• Bottles & cages: XLab Turbo Wing dual bottle cage mount behind the saddle – this is very rigid and puts the bottles in a reasonably easy-to-access position. The Arundel Mandible cages provide the necessary firm grip on the bottles so they bottles don’t eject on bumpy terrain. Two Zéfal Magnum 1 liter water bottles.
  • Fenders: PDW Full Metal Fenders – sleek-looking, totally rigid and provide excellent coverage; it required some ingenuity to mount them to this frame and fork, but I eventually found good solutions. Fenders make riding in the rain so much more comfortable and keep everything (including my legs) much cleaner even when on dry roads.



  • Front lights: This is my first race without dynamo-powered lighting, so I have multiple lights and backups. My main headlights is an Exposure Sirius plus a reserve Exposure Switch and battery packs (see below). On twisty descents, I clip the reserve light onto my helmet mount to point it around corners, but the Sirius mounted under the bars is more than sufficient most of the time. For flashing front lights in low light and at dusk/dawn, I have a Moon Sports Ring and Nebula.
  • Rear lights: Two mounts wiith four lights so I won’t run out of power. All the lights are Moon Sports models because they have an excellent range of mounts and the battery life and flashing modes are excellent. Two Nebulas, one Ring and one Arcturus.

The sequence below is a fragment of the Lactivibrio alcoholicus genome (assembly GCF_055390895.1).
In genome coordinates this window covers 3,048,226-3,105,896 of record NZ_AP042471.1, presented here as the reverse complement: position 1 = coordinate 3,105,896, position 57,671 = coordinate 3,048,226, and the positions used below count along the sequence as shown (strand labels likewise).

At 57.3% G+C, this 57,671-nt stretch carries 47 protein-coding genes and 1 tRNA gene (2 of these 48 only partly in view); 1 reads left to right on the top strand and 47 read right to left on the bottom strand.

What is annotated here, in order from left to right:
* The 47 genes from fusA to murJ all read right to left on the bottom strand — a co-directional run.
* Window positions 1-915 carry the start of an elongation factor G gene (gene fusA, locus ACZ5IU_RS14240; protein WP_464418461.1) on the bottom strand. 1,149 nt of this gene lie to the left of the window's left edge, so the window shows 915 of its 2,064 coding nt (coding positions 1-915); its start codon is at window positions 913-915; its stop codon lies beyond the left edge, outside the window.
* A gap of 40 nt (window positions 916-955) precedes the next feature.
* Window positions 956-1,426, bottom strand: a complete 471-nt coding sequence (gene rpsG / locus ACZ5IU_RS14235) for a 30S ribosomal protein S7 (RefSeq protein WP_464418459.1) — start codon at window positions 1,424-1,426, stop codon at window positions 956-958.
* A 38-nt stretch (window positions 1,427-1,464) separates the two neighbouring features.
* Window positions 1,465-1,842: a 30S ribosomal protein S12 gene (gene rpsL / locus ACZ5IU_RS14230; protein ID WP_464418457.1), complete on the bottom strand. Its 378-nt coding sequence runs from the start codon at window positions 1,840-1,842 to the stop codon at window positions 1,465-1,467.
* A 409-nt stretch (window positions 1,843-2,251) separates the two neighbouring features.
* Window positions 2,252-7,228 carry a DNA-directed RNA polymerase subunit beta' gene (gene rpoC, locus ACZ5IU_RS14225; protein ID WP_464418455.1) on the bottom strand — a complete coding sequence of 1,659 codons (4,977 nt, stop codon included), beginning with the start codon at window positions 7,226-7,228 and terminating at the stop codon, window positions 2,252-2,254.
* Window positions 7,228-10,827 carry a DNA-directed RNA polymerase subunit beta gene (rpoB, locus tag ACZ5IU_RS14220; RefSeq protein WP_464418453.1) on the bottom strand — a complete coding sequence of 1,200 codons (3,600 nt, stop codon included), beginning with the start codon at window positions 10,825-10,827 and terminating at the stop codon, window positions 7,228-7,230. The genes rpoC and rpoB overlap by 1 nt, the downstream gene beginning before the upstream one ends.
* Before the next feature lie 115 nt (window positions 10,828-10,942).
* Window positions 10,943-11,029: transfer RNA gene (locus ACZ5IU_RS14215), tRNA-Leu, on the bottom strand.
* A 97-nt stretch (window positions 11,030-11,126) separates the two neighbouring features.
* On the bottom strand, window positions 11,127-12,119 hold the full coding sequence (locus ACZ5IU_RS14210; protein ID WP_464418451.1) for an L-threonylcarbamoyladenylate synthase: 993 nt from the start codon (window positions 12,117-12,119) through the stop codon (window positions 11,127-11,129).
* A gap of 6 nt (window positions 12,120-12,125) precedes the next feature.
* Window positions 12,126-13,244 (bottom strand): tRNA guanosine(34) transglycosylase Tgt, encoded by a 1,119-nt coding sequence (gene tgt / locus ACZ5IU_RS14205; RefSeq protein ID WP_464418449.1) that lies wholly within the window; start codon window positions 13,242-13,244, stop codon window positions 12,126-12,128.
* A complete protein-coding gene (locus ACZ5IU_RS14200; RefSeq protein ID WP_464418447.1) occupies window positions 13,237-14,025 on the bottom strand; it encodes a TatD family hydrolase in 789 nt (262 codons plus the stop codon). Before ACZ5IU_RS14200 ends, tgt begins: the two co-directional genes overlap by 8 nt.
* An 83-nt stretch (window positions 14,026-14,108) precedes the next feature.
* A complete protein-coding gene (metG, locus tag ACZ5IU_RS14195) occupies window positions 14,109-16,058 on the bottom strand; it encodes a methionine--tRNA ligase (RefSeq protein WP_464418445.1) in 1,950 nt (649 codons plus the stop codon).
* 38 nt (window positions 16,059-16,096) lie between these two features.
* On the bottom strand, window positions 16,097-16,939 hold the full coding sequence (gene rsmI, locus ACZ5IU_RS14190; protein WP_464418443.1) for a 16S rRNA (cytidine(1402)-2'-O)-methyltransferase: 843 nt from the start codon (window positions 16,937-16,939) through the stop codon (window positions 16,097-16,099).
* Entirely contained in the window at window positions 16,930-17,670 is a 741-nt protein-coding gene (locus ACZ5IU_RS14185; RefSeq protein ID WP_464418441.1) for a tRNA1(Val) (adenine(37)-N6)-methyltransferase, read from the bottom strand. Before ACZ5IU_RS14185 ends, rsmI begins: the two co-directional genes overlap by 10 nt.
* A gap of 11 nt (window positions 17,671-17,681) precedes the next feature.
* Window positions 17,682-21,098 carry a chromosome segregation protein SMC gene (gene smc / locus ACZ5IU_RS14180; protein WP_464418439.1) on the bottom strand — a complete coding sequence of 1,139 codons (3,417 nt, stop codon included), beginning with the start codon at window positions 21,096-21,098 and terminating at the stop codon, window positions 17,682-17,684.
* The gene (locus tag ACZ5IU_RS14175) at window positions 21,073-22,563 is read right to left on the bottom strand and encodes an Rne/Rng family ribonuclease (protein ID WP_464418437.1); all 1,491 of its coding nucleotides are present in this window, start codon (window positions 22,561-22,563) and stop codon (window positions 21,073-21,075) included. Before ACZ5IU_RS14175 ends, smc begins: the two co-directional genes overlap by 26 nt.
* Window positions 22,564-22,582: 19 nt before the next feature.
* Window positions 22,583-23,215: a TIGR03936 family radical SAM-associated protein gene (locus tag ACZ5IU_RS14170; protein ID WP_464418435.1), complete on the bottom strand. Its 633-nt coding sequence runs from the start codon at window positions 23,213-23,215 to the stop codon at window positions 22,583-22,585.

• Navigation: I know most of the route pretty well, so I’m leaving my big Garmin Edge 1030 at home and instead I’m taking my wife’s Edge 830 with an old 820 as a smaller reserve. I’ve programmed some custom data fields using AppBuilder 5 to keep track of the percentage of time spent moving versus stopped and the average overall speed including stops as well as when moving (the custom data fields will be the topic of another post).
  • Satellite tracker: A race-issued model by Legends Tracking that transmits position over the cell phone network. Link to the race tracking page.
  • Chargers & batteries: Anker high-output 4-port wall charger. Cables for lights, phone, GPS and battery pack. Exposure Lights Support Cell, 3.1 Ah version and Topeak PowerPack, 6 Ah version.
  • Phone: iPhone SE 2016 – the most recent non-oversized iPhone (same size as iPhone 5 / 5S). I can attach it to a QuadLock mount on the stem if I need to check something while riding, but it normally stays in airplane mode in my top tube bag.

Clothing, etc.

  • Shorts: Standard Craft bib-shorts. I find most chamois pads work fine for me as long as they’re not too bulky and I use a good saddle. Since I plan to use hotels each night, I’ll be able to hand-wash them, so I won’t need to take a spare pair.